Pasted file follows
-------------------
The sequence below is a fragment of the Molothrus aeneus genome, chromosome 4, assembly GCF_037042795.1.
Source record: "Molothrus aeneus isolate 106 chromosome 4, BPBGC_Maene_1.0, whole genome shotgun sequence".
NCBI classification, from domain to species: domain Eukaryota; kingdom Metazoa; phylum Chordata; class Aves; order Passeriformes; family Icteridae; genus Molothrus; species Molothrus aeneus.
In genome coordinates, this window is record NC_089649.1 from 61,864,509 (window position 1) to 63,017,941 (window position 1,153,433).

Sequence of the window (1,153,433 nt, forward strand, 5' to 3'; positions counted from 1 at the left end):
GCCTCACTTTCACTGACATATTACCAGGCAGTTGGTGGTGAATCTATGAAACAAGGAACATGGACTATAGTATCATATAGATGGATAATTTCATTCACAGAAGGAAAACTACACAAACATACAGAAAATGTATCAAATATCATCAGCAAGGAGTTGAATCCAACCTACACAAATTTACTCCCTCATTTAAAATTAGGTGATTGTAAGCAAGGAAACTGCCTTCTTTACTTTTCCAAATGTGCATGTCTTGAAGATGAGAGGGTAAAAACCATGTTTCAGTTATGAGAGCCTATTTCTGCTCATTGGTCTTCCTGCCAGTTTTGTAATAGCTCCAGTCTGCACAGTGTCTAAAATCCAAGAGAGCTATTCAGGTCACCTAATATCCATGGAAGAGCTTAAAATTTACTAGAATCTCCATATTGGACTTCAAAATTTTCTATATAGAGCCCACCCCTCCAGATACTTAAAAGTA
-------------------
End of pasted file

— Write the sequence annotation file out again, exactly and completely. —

The sequence below is a fragment of the Molothrus aeneus genome, chromosome 4, assembly GCF_037042795.1.
Source record: "Molothrus aeneus isolate 106 chromosome 4, BPBGC_Maene_1.0, whole genome shotgun sequence".
NCBI classification, from domain to species: domain Eukaryota; kingdom Metazoa; phylum Chordata; class Aves; order Passeriformes; family Icteridae; genus Molothrus; species Molothrus aeneus.
In genome coordinates, this window is record NC_089649.1 from 61,864,509 (window position 1) to 63,017,941 (window position 1,153,433).

Sequence of the window (1,153,433 nt, forward strand, 5' to 3'; positions counted from 1 at the left end):
GCCTCACTTTCACTGACATATTACCAGGCAGTTGGTGGTGAATCTATGAAACAAGGAACATGGACTATAGTATCATATAGATGGATAATTTCATTCACAGAAGGAAAACTACACAAACATACAGAAAATGTATCAAATATCATCAGCAAGGAGTTGAATCCAACCTACACAAATTTACTCCCTCATTTAAAATTAGGTGATTGTAAGCAAGGAAACTGCCTTCTTTACTTTTCCAAATGTGCATGTCTTGAAGATGAGAGGGTAAAAACCATGTTTCAGTTATGAGAGCCTATTTCTGCTCATTGGTCTTCCTGCCAGTTTTGTAATAGCTCCAGTCTGCACAGTGTCTAAAATCCAAGAGAGCTATTCAGGTCACCTAATATCCATGGAAGAGCTTAAAATTTACTAGAATCTCCATATTGGACTTCAAAATTTTCTATATAGAGCCCACCCCTCCAGATACTTAAAAGTA